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What Students Should Understand about Credit Cards

By Lesley Randall

Ajla Ćufurović, an economics major at the University of Georgia, said she is exploring what it means to have a credit card as a student.

Armed with a student Discover credit card, Ćufurović said she is taking advantage of an opportunity to earn cash back on ordinary purchases.

“I only use my credit card for gas in my car, large purchases or emergencies,” she said.

Using a credit card consistently on gas gives Ćufurović the opportunity to earn money back each month, and she said her account is set up so that those cash back rewards directly pays a portion of her monthly credit card bill.

An article from Bankrate.com, a website that reports on credit cards and other personal finance issues, suggested that Ćufurović’s approach is the correct one.

“The main reason to get a credit card in college is to begin building credit, and student credit cards help by reporting your account activity to the three credit bureaus — Experian, Equifax and TransUnion,” the article reported.

Discover, the card company used by Ćufurović, offers different credit cards that do not have an annual fee, but provides cash back rewards that are targeted to the student market. For example, the Discover it Student Chrome card offers cash back at gas stations and restaurants which caters to the expenses of a college student. 

But there are numerous cards and programs available to students, according to Felipe Correia, a finance professor at the University of Georgia, who said the best type of credit card for a student is one with no annual fee and a low credit limit. 

Bankrate’s reporting also suggested that when students are researching appropriate cards to consider those that do not require a credit history when applying for the first time.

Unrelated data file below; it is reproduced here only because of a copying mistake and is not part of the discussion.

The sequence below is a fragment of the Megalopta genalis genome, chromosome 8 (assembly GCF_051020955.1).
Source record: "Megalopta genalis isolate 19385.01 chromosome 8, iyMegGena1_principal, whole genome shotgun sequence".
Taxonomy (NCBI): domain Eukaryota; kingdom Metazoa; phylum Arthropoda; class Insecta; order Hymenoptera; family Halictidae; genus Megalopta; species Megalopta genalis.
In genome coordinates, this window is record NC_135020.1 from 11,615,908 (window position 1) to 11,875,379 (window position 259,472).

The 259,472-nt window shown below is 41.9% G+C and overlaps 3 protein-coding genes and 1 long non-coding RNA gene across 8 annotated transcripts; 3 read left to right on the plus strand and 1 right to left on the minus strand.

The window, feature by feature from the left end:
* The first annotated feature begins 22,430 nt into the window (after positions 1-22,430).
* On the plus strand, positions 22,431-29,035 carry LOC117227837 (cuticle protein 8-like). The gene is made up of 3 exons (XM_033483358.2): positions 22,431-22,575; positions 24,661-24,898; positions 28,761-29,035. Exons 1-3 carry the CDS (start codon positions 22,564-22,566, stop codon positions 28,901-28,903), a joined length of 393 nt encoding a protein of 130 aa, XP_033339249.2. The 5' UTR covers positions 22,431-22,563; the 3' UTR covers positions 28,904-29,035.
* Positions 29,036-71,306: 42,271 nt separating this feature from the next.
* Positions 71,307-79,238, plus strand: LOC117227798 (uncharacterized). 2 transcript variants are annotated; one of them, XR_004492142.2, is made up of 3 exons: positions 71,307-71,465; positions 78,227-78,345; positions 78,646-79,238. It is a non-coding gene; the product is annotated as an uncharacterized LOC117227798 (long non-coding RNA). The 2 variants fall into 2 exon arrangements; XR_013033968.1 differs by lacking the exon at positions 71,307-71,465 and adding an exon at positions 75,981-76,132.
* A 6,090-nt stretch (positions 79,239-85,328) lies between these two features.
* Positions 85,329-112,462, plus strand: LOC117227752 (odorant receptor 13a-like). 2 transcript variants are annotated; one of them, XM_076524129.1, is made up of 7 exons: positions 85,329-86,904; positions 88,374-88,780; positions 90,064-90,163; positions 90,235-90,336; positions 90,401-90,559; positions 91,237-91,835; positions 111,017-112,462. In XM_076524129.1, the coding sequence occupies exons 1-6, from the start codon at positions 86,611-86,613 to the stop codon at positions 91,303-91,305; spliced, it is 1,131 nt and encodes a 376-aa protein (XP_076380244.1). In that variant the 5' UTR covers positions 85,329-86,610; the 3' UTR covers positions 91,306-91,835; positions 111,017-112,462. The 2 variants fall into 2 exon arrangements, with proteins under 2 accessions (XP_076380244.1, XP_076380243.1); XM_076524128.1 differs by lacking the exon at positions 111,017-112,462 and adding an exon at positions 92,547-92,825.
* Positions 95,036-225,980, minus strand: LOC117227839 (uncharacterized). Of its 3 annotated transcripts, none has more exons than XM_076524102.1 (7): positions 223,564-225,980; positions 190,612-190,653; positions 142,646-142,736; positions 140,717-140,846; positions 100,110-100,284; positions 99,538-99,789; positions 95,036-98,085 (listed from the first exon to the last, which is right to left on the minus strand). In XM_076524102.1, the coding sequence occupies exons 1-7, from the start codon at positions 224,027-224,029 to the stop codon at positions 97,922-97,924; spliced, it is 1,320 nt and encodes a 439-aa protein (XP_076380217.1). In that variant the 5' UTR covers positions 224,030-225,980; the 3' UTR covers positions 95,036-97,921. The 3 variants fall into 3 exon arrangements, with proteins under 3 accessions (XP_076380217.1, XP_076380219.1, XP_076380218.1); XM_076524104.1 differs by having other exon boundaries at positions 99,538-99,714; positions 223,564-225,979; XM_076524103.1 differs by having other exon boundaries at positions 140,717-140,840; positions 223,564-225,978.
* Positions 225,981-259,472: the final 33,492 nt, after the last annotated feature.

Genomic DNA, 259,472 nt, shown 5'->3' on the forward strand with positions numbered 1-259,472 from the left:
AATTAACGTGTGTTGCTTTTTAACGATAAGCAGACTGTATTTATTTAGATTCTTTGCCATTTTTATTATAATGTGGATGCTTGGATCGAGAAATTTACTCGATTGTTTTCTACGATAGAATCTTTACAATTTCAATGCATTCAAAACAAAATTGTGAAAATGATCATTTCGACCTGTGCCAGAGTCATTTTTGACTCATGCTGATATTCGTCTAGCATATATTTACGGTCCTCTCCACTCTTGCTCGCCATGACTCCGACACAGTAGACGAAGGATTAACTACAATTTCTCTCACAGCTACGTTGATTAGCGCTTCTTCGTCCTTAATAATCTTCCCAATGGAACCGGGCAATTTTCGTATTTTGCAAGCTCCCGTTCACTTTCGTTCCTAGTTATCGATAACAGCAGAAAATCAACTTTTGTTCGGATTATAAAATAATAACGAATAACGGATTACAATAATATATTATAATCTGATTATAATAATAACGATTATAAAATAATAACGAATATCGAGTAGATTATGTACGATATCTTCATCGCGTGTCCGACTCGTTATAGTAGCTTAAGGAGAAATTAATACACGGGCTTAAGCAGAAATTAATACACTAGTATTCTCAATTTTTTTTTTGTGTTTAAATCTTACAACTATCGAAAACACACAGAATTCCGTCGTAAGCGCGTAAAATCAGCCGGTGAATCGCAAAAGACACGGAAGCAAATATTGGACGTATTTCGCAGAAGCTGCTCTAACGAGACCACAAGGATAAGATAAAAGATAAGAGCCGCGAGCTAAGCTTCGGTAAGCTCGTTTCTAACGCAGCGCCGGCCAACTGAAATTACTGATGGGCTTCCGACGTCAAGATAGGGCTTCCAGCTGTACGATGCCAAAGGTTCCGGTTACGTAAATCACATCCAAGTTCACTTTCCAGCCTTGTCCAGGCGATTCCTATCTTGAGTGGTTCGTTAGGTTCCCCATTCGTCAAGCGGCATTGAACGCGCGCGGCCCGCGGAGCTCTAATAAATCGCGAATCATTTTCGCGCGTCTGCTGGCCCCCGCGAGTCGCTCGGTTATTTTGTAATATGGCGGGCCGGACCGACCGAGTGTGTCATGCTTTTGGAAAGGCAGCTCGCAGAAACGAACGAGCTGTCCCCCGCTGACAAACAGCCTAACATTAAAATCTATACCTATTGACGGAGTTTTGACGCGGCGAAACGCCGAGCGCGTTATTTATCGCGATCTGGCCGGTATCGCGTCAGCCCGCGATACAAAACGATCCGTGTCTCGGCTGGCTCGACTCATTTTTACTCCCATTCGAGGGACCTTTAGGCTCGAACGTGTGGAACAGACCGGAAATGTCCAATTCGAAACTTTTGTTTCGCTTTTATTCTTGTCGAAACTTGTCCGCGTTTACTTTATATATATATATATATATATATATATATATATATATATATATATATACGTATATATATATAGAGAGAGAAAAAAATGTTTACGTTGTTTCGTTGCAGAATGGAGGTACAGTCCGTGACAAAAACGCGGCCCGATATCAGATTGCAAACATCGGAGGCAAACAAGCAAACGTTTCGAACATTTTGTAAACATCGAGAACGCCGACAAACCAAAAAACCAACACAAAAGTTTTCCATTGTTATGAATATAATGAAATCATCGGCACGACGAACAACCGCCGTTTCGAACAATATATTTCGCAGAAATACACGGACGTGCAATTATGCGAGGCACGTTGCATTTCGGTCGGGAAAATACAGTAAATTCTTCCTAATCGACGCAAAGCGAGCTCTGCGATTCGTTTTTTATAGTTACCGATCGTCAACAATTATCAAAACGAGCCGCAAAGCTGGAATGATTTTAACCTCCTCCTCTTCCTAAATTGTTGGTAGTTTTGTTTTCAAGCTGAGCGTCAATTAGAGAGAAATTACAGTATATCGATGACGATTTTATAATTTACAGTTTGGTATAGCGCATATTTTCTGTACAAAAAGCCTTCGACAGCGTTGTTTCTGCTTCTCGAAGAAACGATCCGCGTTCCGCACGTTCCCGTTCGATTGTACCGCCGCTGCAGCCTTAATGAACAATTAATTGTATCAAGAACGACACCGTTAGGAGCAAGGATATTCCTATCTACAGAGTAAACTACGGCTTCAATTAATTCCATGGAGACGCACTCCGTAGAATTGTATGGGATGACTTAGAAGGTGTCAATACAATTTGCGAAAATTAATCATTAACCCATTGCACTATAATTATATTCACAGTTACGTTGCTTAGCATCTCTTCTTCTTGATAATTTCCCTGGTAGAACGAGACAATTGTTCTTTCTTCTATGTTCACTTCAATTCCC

Typically, credit cards targeting the student market offer a no credit history option,  according to Bankrate.com. Companies usually “set lower credit limits on these cards to better protect themselves from default,” Bankrate reported, which also fits the criteria Correia mentioned. 

Students with no consistent income may be faced with finding a parent or guardian who will help them build their credit, but Bankrate reported that co-signing is not as common as it was in the past. 

Major credit card companies such as American Express, Capital One, Wells Fargo and Discover do not offer student cards backed by co-signers anymore, according to Bankrate. 

But Bankrate reported that card companies still offer joint accounts, which may provide students with a card solution.

“Joint accounts are just what they sound like, they’re co-owned by both individuals, as compared to co-signed accounts in which the co-signer has no power within the account, but is simply the guarantor,” Bankrate explained. 

One of the downsides of students having credit cards is that they come with a spending limit, and for some, this creates the illusion that they have more money than they actually do, which Correia described as “the dematerialization of money.”

He said this becomes concerning when “the student only observes the spending side and not the repayment side.”

Nevertheless, Correia said that a credit card can be used to teach responsibility to a student in ways that resembles real life, and ultimately, he said, the student will be better prepared for life after college. 

 

 

Lesley Randall is a journalism student at the University of Georgia

 

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